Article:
3 i i i 1 m 0 The character ‘m’ may sometimes be recognized incorrectly as the sequence ‘iii’.

Each separate character must be included in the unicharset. That is, all of the characters used must be part of the language that is being trained.

The rules are not bidirectional, so if you want ‘rn’ to be considered when ‘m’ is detected and vice versa you need a rule for each.

Version 3.03 and on supports a new, simpler format for the unicharambigs file:

'' " 1
m rn 0
iii m 0

In this format, the “error” and “correction” are simple UTF-8 strings separated by a space, and, after another space, the same type specifier as v1 (0 for optional and 1 for mandatory substitution). Note the downside of this simpler format is that Tesseract has to encode the UTF-8 strings into the components of the unicharset. In complex scripts, this encoding may be ambiguous. In this case, the encoding is chosen such as to use the least UTF-8 characters for each component, ie the shortest unicharset components will make up the encoding.

Like most other files used in training, the unicharambigs file must be encoded as UTF-8, and must end with a newline character.

The unicharambigs format is also described in the unicharambigs(5) man page.

The unicharambigs file may also be non-existent.

Putting it all together

That is all there is to it! All you need to do now is collect together all the files (shapetable, normproto, inttemp, pffmtable, unicharset) and rename them with a lang. prefix (for example eng.), and then run combine_tessdata on them as follows:

combine_tessdata lang.

Although you can use any string you like for the language code, we recommend that you use a 3-letter code for your language matching one of the ISO 639-2 codes.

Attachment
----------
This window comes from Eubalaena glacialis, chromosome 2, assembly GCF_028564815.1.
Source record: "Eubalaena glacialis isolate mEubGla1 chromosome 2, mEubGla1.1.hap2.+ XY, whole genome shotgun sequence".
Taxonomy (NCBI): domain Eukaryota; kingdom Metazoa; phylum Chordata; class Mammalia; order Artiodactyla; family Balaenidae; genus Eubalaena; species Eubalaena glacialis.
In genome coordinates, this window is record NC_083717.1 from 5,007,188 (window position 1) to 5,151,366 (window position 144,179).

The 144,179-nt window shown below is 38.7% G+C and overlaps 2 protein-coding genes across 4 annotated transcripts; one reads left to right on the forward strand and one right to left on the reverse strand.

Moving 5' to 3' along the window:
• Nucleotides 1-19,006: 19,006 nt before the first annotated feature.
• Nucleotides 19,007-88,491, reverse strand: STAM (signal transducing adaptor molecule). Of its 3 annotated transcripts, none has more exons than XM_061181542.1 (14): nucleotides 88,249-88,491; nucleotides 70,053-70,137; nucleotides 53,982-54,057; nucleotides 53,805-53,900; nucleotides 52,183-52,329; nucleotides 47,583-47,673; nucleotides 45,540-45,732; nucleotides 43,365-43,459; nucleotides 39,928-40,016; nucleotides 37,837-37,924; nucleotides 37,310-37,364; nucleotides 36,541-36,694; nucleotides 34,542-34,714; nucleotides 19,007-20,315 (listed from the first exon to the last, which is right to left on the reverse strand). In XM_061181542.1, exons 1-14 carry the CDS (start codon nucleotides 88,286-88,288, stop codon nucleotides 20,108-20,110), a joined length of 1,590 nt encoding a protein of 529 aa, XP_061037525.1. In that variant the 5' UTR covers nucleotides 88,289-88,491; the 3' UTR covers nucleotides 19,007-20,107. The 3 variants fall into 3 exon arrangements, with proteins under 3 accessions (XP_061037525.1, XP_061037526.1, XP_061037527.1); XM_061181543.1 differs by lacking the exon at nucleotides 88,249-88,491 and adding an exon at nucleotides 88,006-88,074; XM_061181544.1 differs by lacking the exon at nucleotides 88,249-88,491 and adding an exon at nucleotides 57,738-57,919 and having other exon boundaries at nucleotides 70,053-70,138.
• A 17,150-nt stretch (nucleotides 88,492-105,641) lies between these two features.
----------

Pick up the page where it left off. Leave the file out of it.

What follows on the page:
The resulting lang.traineddata goes in your tessdata directory. Tesseract can then recognize text in your language (in theory) with the following:

tesseract image.tif output -l lang

More options of combine_tessdata can be found on its Manual Page or in comment of its source code.

You can inspect some of the internals of traineddata files in 3rd party online Traineddata inspector.


The *.tr file format

Every character in the box file has a corresponding set of entries in the .tr file (in order) like this:

<fontname> <character> <left> <top> <right> <bottom> <pagenum>
mf <number of features>
<x> <y> <length> <dir> 0 0
cn 1
<ypos> <length> <x2ndmoment> <y2ndmoment>
if <number of features>
<x> <y> <dir>
tb 1
<bottom> <top> <width>

The Micro Features (mf) are polygon segments of the outline normalized to the 1st and 2nd moments. The mf line will followed by a set of lines determined by <number of features>.
x is x position [-0.5,0.5]
y is y position [-0.25,0.75]
length is the length of the polygon segment [0,1.0]
dir is the direction of the segment [0,1.0]

The Char Norm features (cn) are used to correct for the moment normalization to distinguish position and size (eg c vs C and , vs ')

if - Int Features

tb - Geo features

The unicharset file format

Tesseract’s unicharset file contains information on each symbol (unichar) the Tesseract OCR engine is trained to recognize.

The first line of a unicharset file contains the number of unichars in the file.

After this line, each subsequent line provides information for a single unichar. The first such line contains a placeholder reserved for the space character.

Each unichar is referred to within Tesseract by its Unichar ID, which is the line number (minus 1) within the unicharset file. Therefore, space gets unichar 0.

Each unichar line in the unicharset file should have these space-separated fields:
character properties glyph_metrics script other_case direction mirror normed_form

An example of the unicharset file

N 5 59,68,216,255,87,236,0,27,104,227 Latin 11 0 1 N
Y 5 59,68,216,255,91,205,0,47,91,223 Latin 33 0 2 Y
1 8 59,69,203,255,45,128,0,66,74,173 Common 3 2 3 1
9 8 18,66,203,255,89,156,0,39,104,173 Common 4 2 4 9
a 3 58,65,186,198,85,164,0,26,97,185 Latin 56 0 5 a

More about the properties field

Here is another example. For simplicity only the first two fields in each line are shown in this example. The other fields are omitted.

; 10 ...
b 3 ...
W 5 ...
7 8 ...
= 0 ...
Char Punctuation Digit Upper Lower Alpha Binary num Hex.
; 1 0 0 0 0 10000 10
b 0 0 0 1 1 00011 3
W 0 0 1 0 1 00101 5
7 0 1 0 0 0 01000 8
= 0 0 0 0 0 00000 0

In columns 2-6, 0 means ‘No’, 1 means ‘Yes’.